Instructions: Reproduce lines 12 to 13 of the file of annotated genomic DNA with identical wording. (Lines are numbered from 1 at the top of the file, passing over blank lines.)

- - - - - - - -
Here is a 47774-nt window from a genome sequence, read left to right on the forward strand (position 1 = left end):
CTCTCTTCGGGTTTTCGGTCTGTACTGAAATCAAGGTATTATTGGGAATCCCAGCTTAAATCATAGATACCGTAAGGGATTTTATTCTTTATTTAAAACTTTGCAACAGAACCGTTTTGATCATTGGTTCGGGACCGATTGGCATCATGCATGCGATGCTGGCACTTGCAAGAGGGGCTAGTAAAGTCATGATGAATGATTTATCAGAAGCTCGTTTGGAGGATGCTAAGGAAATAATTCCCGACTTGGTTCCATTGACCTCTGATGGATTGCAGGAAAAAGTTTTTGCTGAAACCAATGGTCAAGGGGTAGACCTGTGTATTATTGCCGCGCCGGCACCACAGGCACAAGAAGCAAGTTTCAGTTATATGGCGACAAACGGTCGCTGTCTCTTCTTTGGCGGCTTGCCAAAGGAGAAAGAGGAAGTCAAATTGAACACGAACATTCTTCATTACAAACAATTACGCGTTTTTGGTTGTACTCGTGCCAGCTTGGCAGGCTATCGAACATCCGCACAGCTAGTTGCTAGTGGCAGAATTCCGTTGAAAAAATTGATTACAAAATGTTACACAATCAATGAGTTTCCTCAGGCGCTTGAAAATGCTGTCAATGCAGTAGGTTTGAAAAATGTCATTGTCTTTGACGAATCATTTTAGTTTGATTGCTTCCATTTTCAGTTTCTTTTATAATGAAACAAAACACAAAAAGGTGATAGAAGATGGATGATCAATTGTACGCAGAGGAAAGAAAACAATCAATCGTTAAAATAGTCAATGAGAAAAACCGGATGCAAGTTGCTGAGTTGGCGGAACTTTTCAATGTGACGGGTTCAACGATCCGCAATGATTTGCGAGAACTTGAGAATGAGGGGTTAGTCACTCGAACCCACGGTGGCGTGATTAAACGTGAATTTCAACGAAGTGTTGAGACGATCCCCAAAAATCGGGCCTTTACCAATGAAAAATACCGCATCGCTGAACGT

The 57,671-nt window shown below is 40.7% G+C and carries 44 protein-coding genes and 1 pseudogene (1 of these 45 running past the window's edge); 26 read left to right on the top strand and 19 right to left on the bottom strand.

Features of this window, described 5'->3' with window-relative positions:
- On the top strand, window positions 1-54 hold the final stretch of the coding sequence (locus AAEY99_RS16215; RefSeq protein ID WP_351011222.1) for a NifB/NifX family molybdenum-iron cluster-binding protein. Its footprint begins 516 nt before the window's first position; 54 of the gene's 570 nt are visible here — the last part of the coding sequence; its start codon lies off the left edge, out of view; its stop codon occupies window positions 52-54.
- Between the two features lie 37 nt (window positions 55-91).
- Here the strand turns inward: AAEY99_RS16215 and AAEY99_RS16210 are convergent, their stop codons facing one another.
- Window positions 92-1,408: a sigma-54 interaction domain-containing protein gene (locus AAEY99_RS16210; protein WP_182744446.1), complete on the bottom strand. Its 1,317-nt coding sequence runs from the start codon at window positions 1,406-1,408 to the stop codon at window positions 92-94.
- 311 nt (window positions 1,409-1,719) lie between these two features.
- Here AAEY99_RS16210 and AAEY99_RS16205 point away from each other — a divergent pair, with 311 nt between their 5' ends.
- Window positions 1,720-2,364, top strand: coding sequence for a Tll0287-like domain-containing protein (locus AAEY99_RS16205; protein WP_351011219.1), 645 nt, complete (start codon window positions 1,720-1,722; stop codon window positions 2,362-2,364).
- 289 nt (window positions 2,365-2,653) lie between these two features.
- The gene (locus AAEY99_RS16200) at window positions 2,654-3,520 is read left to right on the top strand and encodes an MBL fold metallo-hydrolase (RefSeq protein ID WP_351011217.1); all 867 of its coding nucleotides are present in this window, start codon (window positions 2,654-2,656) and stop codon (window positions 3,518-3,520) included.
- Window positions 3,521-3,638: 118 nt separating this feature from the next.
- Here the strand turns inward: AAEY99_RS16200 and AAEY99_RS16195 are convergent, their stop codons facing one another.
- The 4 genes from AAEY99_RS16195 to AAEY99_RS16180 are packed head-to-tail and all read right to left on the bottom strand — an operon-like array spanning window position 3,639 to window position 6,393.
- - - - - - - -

- 289 nt (window positions 2,365-2,653) lie between these two features.
- The gene (locus AAEY99_RS16200) at window positions 2,654-3,520 is read left to right on the top strand and encodes an MBL fold metallo-hydrolase (RefSeq protein ID WP_351011217.1); all 867 of its coding nucleotides are present in this window, start codon (window positions 2,654-2,656) and stop codon (window positions 3,518-3,520) included.